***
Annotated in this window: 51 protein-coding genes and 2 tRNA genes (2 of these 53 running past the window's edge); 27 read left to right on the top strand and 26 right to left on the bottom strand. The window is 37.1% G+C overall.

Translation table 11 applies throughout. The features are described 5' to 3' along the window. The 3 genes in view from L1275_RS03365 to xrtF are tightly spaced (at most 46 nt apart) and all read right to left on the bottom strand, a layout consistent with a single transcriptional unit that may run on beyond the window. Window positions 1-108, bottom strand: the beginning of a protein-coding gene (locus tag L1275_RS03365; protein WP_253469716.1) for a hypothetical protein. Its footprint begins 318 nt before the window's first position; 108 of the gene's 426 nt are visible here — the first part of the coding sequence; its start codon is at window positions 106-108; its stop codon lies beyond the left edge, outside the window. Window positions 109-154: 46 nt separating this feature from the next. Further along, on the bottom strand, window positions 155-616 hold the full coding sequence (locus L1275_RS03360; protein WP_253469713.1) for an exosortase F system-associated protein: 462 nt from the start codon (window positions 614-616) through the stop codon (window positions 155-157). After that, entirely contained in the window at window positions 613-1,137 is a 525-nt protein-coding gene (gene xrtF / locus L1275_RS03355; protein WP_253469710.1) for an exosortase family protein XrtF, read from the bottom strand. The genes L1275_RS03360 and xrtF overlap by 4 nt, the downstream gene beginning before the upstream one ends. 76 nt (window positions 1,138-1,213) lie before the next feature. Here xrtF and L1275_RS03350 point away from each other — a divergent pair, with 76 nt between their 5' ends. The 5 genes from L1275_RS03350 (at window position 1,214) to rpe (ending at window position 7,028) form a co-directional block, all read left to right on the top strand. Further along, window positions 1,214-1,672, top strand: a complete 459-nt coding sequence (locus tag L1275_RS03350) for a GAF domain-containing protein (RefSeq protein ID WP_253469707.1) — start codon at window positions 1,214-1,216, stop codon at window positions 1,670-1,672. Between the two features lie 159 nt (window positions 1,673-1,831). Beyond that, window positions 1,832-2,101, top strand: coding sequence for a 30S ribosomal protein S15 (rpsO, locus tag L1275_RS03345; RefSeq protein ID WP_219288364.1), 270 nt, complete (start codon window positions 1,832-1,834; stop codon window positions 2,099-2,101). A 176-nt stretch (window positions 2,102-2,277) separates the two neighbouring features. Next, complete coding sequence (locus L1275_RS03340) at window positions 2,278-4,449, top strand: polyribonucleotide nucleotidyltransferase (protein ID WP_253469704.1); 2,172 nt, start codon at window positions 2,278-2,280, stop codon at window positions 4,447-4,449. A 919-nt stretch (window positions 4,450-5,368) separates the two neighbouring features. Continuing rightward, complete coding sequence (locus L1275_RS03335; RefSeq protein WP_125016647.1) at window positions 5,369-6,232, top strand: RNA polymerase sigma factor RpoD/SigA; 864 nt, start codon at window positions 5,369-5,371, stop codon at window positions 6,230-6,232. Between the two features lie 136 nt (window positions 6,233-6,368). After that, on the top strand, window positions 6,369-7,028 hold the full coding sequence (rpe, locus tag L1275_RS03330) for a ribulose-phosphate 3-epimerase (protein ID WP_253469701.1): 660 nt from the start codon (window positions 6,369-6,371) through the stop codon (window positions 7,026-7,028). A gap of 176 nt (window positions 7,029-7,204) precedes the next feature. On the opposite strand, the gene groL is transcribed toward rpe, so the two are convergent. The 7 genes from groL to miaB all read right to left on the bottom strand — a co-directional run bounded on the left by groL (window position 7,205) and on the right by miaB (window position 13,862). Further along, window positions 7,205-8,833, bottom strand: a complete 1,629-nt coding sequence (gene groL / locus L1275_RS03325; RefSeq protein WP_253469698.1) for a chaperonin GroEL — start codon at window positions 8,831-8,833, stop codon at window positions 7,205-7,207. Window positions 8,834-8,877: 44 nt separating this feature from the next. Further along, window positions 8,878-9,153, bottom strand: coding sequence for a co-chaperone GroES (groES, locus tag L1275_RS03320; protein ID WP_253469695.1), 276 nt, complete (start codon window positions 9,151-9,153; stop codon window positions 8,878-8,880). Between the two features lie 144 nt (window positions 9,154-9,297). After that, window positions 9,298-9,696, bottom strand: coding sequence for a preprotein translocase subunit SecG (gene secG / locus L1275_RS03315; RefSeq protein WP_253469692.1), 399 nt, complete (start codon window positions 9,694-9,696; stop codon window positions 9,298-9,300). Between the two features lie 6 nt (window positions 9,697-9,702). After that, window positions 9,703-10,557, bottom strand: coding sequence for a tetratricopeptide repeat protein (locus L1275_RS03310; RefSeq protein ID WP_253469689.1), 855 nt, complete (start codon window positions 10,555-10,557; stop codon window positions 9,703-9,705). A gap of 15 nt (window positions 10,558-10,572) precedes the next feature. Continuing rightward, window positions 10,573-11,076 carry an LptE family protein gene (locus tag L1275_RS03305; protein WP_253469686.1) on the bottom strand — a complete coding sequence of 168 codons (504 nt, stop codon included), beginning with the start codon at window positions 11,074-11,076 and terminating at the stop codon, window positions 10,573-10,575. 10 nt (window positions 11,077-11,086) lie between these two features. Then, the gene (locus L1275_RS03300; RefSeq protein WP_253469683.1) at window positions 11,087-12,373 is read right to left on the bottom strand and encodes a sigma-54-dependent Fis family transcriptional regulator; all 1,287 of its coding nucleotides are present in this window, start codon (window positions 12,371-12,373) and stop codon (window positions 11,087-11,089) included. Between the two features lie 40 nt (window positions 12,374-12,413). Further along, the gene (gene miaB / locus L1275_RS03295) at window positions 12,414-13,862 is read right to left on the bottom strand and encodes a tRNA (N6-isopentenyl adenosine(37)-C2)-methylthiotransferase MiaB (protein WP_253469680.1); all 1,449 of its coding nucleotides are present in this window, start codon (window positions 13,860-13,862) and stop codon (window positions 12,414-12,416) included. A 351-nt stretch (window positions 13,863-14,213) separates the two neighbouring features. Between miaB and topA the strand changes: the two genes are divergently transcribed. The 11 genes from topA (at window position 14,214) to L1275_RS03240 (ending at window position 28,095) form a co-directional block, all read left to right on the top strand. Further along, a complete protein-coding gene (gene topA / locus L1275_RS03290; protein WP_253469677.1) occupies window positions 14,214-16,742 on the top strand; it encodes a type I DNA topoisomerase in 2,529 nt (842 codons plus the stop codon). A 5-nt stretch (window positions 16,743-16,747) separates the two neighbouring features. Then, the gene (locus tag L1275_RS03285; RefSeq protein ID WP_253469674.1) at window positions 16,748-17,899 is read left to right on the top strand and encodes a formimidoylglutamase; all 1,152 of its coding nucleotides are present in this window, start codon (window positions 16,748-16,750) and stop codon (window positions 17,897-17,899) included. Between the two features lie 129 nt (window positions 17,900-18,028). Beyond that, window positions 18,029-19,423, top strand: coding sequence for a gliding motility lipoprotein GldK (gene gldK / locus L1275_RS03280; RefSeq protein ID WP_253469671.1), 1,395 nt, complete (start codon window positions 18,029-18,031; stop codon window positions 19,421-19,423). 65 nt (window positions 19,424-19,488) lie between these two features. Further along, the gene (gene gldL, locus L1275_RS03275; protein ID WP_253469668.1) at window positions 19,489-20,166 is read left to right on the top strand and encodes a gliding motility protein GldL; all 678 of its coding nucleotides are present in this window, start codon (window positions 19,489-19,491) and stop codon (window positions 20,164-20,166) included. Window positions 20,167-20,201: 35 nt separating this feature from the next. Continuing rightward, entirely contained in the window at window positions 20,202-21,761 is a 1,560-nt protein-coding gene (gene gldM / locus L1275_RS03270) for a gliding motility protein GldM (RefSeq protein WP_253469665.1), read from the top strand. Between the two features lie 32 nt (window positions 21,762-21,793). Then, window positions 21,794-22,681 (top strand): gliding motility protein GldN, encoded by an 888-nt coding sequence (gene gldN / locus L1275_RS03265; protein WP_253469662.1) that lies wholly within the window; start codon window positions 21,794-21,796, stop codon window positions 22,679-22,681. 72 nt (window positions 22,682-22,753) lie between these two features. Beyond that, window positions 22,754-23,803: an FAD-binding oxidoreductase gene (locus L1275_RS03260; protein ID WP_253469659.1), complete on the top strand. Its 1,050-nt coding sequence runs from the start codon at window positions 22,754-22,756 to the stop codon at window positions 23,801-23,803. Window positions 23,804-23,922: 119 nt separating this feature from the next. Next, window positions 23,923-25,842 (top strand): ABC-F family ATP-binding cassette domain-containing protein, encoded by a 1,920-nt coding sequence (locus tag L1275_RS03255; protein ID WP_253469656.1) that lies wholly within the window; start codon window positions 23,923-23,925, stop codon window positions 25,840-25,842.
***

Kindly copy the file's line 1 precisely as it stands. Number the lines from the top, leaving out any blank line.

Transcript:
Annotated in this window: 51 protein-coding genes and 2 tRNA genes (2 of these 53 running past the window's edge); 27 read left to right on the top strand and 26 right to left on the bottom strand. The window is 37.1% G+C overall.